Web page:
Hindu
names. That cultural anarchy benefited to Rakheal tribes and they embraced Dhond Abbasi ethnical kingdom. People of area narrated that Naker Kutbal ( Birote
Birote
Khurd) karachi based merchant Imteaz Abbasi son of Hakam Khan is also belonged to Rakheal tribe. Word "RAKHEAL" derived from "RAKHI" and RAKHI means "to guard" or "secure" in Dhondi/Kareali Language. Dhanyal[edit] Main article: Dhanyal Dhaneal are ofsprings of Baba Dhani of Karore, 32 km northeast from Pakistani capital Islamabad. As known history only one man of same tribe came in Kahoo Sharqi was the grand grandfather of teacher Nisar and Hokumdad (nickname Nalkas). They are more than two dozens male members of Dhaneals of Kahoo Sharqi. Important personalaties of the tribes are late Qazi Wajahet, Abdur Rab Nishter (husband of Mrs Farrukh Bibi)etc. Dhaneal in Dewal and Murree[edit] Dhaneal tribe in Osea and Gohrha Gali are in majority and they are teachers since 1872 and founders of first local and historical Vernicular Primary school. They also inhabitant in Pichwal near Kanair Kas. Amjed Ali Qurban is a social personality in Karachi belonged to this tribe. Gorha Gali Dhaneal main family is Raja Feyaz Sewer MPA. Khokhars[edit] Main article: Khokhar Khokhars are well known tribe of circle Bakote.They have written and documented history. They are a subcaste of Awan (kutab shahi Awan).The new generation of this tribe works as businessmen serve in Pakistan Army, Police, Pia and many other Government departments. Haji Ali Zaman is famous and well known politician of this tribe as well as well known personality of circle Bakote (former BD member). Dr Muhammad
Muhammad
Hafeez Khokhar is teaching in a well known H/medical college of Rawalpindi and also completing his Law studies and also working as an editor of annually KOHSAR magazine. Language and Literature[edit] See Article on Dhondi/Kareali language Urdu Literature[edit] During the twentieth century as education spread through this hilly region, Urdu was the medium of learning. The rural culture and civilization was revolutionised and new thoughts and ideas came into being. Many Urdu newspapers and magazines such as Daily Zimidar Lahore, Daily Inqilab Lahore, Wakil Amretser, Muslim Rajpoot Ludhheana, Madina Bajnore stimulated the poetry of the hill people. Much of the poetry is oral and not written down. Esperanto
Esperanto
writers[edit] Muztar Abbasi (1931–2004) was a scholar from the Dhond Abbasi tribe of Murree
Murree
Hills and Circle Bakote. He was a patron of the Esperanto language in Pakistan. He translated the Quran
Quran
and wrote a biography of the Islamic prophet Muhammad
Muhammad
in Esperanto. Historians[edit] Many books have been published in Murree
Murree
and Circle Bakote
Circle Bakote
related to local history. The historians wrote only some information but not in depth and not fulfilling the demand of anthropologists and history, containing unauthentic information from Oral histories. There have also been tribal histories books such as "TAREEKH-E-ALVI AWAN" by Muhabbat H Awan, "Tareekh-e-Gakhrhan" by Raja Haider Zaman Keani and "Tarekh-e-Sattian" by Sabir Satti which are detailed research[citation needed]. Journalists[edit] Main article: Journalism in Circle Bakote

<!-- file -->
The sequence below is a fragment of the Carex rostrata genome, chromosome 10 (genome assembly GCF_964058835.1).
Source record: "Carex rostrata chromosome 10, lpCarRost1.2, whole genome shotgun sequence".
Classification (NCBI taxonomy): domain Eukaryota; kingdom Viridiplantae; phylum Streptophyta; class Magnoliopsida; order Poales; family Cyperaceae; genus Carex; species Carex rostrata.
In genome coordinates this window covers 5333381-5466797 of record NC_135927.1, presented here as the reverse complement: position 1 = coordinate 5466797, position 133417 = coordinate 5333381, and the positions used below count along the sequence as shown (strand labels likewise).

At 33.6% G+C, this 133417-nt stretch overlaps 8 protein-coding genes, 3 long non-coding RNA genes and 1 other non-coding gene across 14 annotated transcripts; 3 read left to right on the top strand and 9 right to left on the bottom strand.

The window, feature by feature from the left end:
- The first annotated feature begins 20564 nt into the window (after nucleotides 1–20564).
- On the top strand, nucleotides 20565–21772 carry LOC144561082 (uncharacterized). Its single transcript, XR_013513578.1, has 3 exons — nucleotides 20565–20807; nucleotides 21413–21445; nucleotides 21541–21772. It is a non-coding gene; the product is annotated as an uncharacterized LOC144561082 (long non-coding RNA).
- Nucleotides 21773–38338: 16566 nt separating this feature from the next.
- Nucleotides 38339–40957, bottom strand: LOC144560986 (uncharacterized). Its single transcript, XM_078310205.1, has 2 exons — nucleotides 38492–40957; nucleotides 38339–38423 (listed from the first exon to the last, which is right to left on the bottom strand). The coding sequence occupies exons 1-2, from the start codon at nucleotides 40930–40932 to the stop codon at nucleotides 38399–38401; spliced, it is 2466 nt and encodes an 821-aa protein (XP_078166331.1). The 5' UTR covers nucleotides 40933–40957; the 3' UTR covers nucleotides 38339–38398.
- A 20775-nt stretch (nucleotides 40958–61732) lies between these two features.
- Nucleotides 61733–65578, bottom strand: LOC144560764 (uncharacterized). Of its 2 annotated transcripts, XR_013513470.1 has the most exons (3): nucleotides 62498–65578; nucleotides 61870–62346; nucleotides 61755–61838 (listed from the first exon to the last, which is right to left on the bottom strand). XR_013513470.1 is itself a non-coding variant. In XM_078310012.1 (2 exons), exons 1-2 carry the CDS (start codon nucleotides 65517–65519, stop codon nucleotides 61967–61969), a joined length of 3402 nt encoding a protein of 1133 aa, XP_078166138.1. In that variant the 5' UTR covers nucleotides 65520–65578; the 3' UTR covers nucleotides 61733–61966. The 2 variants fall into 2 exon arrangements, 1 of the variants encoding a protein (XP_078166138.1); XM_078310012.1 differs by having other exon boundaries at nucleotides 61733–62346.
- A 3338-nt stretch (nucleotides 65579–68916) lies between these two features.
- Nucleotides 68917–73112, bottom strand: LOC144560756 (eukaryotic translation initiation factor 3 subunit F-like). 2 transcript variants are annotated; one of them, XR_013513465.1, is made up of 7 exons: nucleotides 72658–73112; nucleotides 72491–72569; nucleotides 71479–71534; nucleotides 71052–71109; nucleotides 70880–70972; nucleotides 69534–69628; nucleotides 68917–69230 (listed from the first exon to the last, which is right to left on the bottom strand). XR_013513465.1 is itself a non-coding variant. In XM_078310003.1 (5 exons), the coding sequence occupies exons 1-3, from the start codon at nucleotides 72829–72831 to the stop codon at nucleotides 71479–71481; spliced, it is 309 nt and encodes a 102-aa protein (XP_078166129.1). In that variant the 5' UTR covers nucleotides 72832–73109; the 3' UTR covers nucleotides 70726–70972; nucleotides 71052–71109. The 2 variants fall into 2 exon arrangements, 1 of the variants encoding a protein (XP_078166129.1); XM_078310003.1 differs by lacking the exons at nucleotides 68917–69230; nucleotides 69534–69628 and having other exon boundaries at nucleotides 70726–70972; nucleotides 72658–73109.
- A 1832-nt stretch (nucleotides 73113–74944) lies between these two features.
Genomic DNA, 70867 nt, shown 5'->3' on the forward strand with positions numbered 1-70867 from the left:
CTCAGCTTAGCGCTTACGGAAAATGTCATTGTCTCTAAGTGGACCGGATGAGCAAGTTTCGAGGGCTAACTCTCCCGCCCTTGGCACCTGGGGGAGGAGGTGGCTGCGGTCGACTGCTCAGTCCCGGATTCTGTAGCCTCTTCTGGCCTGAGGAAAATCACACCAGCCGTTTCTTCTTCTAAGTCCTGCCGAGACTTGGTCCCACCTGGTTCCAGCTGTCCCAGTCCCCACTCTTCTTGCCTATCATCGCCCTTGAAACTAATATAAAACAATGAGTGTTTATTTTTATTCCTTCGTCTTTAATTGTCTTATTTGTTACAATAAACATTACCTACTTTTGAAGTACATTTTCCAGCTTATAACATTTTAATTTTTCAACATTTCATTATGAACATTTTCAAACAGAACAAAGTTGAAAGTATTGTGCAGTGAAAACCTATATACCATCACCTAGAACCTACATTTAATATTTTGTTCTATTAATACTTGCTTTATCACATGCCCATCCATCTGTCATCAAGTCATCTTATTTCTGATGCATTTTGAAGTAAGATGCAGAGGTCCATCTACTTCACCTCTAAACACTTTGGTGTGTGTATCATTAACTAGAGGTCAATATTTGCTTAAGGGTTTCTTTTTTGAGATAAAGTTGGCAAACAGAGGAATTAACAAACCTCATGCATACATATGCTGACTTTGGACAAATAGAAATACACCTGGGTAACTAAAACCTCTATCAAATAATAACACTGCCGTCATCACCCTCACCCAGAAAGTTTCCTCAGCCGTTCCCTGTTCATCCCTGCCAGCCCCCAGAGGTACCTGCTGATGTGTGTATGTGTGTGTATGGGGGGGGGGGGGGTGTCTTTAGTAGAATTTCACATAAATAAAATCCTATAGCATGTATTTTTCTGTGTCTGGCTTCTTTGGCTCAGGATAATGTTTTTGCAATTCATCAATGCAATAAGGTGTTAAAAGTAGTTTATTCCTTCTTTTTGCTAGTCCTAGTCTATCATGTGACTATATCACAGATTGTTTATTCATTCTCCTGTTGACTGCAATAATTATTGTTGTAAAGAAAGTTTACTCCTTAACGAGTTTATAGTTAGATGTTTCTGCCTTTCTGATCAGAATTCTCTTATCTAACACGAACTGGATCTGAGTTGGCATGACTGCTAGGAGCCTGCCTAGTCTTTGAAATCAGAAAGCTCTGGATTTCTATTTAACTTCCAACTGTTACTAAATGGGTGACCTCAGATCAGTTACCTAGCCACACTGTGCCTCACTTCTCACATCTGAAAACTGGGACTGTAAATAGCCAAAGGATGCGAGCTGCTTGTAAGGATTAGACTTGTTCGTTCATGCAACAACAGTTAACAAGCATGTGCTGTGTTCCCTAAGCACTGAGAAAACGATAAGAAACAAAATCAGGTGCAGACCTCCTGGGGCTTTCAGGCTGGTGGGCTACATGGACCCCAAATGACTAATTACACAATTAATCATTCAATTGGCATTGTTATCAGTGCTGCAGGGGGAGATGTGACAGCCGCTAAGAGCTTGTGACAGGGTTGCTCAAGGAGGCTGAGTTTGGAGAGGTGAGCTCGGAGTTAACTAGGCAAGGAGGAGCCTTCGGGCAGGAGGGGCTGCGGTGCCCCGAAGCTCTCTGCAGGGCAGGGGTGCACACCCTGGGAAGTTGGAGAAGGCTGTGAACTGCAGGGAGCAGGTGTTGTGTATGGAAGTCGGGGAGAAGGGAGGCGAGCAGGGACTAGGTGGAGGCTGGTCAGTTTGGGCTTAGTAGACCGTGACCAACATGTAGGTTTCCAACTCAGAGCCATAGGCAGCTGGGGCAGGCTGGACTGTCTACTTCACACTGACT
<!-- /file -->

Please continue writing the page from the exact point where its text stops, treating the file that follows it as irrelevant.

Circle Bakote
and Murree

The first journalist of Circle Bakote
Circle Bakote
was "Qazi Hadayetullah" of Union Council Bakot, who for 23 years worked for the Daily Zimidar Lahore (1932–52).

Syed
Syed
Amir Ud Din Sha Kazmi from Tauri Union Council Boi was the First Person to get Declaration copy of "Weekly Pakistan" from British Government from Abbottabad
Abbottabad
Office.

Abd-u-Rezzaq Abbasi Mujahid of Union Council Malkot/ Palak
Palak
who was a correspondent for the Weekly Zamin Delhi (United India) before partition in 1947.

Newspapers[edit]

There are four Daily Newspapers Daily Ousaf Daily Musalman, Daily Azkar and Daily Nawa-i-Hazara published from Islamabad
Islamabad
by the editors of Murree
Murree
Hills and Circle Bakote, named Raja Mehtab Khan of UC Phagwari, Tikka Khan Abbasi (well known Akhbarfrosh leader and ex-federal minister) of UC Jhika Gali, Ilyas Abbasi of Namb Romal and Khurshid Abbasi from Bakote.

Weekly Akhbar-e-Kohsar printed by Saeed Abbasi (now Amir of Jamat Islaami PF-45), Safi-u-Rehaman Abbasi (Osea) with co-ordination of many lawyers of Murree
Murree
and Circle Bakote
Circle Bakote
in 1987 from Karachi. After a short time Weekly Akhbar-e-Kohsar was take over by brothers Fida Husain Abbasi (now editor of Daily Kaenat Karachi) and Sajjad Abbasi (now deputy editor of Daily Ummat Karachi) of Birote
Birote
in 1989. They published this newspaper and competed with weekly Hill Post but stopped publication in 1992 due to the murder of Fida Abbasi's brother in Birote. "Weekly Tarjuman-e-Abbasia" is a house journal of the Dhond Abbasi tribe published under the direction and supervision of Anjuman Ittehad-e-Abbasia Karachi, first published in 1995 by Safi-u-Rehaman Abbasi. The first newsmagazine of Circle Bakote
Circle Bakote
was "Weekly Tarjaman", which was published from Karachi under the editorship of Ghulam Kibreya Abbasi of Kahoo-Sharqi Birote